Debbie Hodge says, “I enjoy following trends and when the brush script look became popular I went looking for some free fonts to get this look on my own pages. I found two I’ve been using: Art Brewery and ReMachine.” On this page, Art Brewery is used to render “ride” for a bold and current look.
crabbed script: Arsenale White
Debbie Hodge says, “I have few fonts in my suite that I think of as script written by someone with arthritis. They give a very casual look to the page and provide instant contrast on my pages since things are usually much tidier than this font’s rendering. Here is Arsenale White (which I found out about from Anna Aspnes). Other recent faves in this category are Soymilk and Wintermelon.”
Sans Serif for Display
Sans-serif fonts do not have serifs, those projections at the end of strokes. If you’re going to go with an all-caps title, they are usually the easiest to read. Fonts shown here are:
sans serif: Raleway
Debbie Hodge says, “Raleway is a great free sans-serif font available in several weights. It provides nice contrast within a title when paired with a script font. This page is about a day of skiing and movies with teen boys, and the title is a simple description: This was a Good Day.” “Day” is in Raleway, “good” is in a purchased script font Dominique is a purchased font (you might be able to find a free version), and “this was a” is in Debbie’s favorite typewriter font, Bohemian Typewriter. To render “day” here, Debbie put each character on its own layer in Photoshop, merged the layers, and added a chipboard style from Just Jaimee.
sans serif: Bebas Neue
Summer Christiansen says, “This page shows pics of my husband holding our daughter’s hand, from the time she could walk, on hikes. Bebas Neue available at Font Squirrel is a great all caps san-serif font for titles. I used it in two sizes for my title, rendering the word “my” smaller. The small word between two larger words echoes the hands clasped between two larger bodies.
san serif: Oswald
Debbie Hodges says, “Oswald (bold) is sans serif that works great for two-part titles in which the second part is a script font for contrast.” Here she typed the word “SLOW” onto a layer in Photoshop above the patterned paper. She applied a glitter style (from Just Jaimee) and then lowered the opacity. Finally, the word is just a bit bigger than the paper behind and it is digitally clipped to the paper so it bleeds off the edges — as if stamped. “Travel” is in a script font (Dominique) and given a “stickerized” treatment (in which a layer just slightly bigger and filled with white lies below).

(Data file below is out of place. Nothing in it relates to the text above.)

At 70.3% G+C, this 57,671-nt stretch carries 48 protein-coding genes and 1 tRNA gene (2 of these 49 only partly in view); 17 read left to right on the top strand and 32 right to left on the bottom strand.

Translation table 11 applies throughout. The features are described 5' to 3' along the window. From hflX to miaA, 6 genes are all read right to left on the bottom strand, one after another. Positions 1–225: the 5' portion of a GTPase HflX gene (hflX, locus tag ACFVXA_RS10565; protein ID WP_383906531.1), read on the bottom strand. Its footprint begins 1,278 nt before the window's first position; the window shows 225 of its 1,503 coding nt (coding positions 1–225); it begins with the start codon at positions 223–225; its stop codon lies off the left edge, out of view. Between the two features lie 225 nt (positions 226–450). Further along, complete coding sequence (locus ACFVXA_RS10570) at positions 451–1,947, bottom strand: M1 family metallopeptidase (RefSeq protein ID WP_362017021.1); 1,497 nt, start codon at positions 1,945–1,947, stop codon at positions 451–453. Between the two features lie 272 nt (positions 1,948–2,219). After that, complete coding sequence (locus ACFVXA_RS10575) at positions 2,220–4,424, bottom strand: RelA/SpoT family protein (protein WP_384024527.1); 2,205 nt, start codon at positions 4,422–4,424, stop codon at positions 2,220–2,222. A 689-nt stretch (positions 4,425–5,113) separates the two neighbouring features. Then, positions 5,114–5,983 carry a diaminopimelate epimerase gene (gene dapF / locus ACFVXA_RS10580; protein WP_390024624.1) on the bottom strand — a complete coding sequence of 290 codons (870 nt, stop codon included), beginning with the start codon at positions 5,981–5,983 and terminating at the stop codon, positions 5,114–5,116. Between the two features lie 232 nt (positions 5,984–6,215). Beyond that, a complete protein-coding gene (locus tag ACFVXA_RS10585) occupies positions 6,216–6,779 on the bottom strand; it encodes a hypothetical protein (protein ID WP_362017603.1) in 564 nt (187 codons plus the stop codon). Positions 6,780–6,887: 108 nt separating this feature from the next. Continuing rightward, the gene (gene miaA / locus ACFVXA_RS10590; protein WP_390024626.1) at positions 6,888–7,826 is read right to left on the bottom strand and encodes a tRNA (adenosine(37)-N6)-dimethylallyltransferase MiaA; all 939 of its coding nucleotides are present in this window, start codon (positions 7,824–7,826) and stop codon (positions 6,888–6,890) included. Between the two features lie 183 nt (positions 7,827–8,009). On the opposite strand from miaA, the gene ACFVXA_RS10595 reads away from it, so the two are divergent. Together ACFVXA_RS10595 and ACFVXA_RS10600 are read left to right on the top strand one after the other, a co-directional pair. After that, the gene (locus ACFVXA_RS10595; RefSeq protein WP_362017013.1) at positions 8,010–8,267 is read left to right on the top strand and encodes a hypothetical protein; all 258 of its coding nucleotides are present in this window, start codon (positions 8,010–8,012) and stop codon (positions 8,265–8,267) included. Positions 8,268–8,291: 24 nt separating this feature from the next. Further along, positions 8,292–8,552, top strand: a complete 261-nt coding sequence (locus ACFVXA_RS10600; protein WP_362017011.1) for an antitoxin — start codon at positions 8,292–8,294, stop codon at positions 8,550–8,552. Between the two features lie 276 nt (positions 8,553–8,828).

Novelty typefaces are great for illustrating your subject decoratively and come in a range of looks. Here are just a couple of examples.
Bloody Impact has blown-out openings for distressed look
Audrey Tan says, “This page is about my son being excited about his dog costume which he specifically wanted to use for his school’s sponsored walk. The font I’ve chosen is Bloody Impact and it’s a free font from Dafont.com I used it as a title. I applied an outline to it and turned it into a sticker and added shadowing to it.”
Debbie Hodge suggests finding chucking and filled fonts for punching your title from papers and paper elements. Here she used Blackout to punch “Stop By” from a piece of patterned paper. The centers of the letters are already filled for a hand-cut blocky look.
Premade alphas and finding their look-alike fonts
An alpha is made with a typeface and quite often those typefaces are available as fonts. Susanne’s page uses Thickers Rainboots which is very similar to the Freestyle Script font that comes with Microsoft products. Check out a BIG LIST of American Crafts Thickers alphas and corresponding fonts from the Scrapbook.com message board.
Susanne Brauer says, “This May my daughter graduated high school and shortly thereafter I was in Florida for a few days vacation. Because of the timing, those days were filled with contemplation about the changes to come for both of us.”
“I used Thickers Rainboots in gold for my title, it is a flowing script font which reminds me of handwriting. It’s made by American Crafts but unfortunately it is discontinued. I paired it with Dancing Script for my journaling, which is available via Google Fonts. The design of the page is simple but each element, title, photos (done by superimposing vacation images in Picasa and applying their Cinemascope effect) and journaling are all very impactful.
Do you already have a suite of favorite fonts for scrapbook page titles?
Tell us what they are — and what categories you use? Are you collecting script, slab serif, novelty, or something else?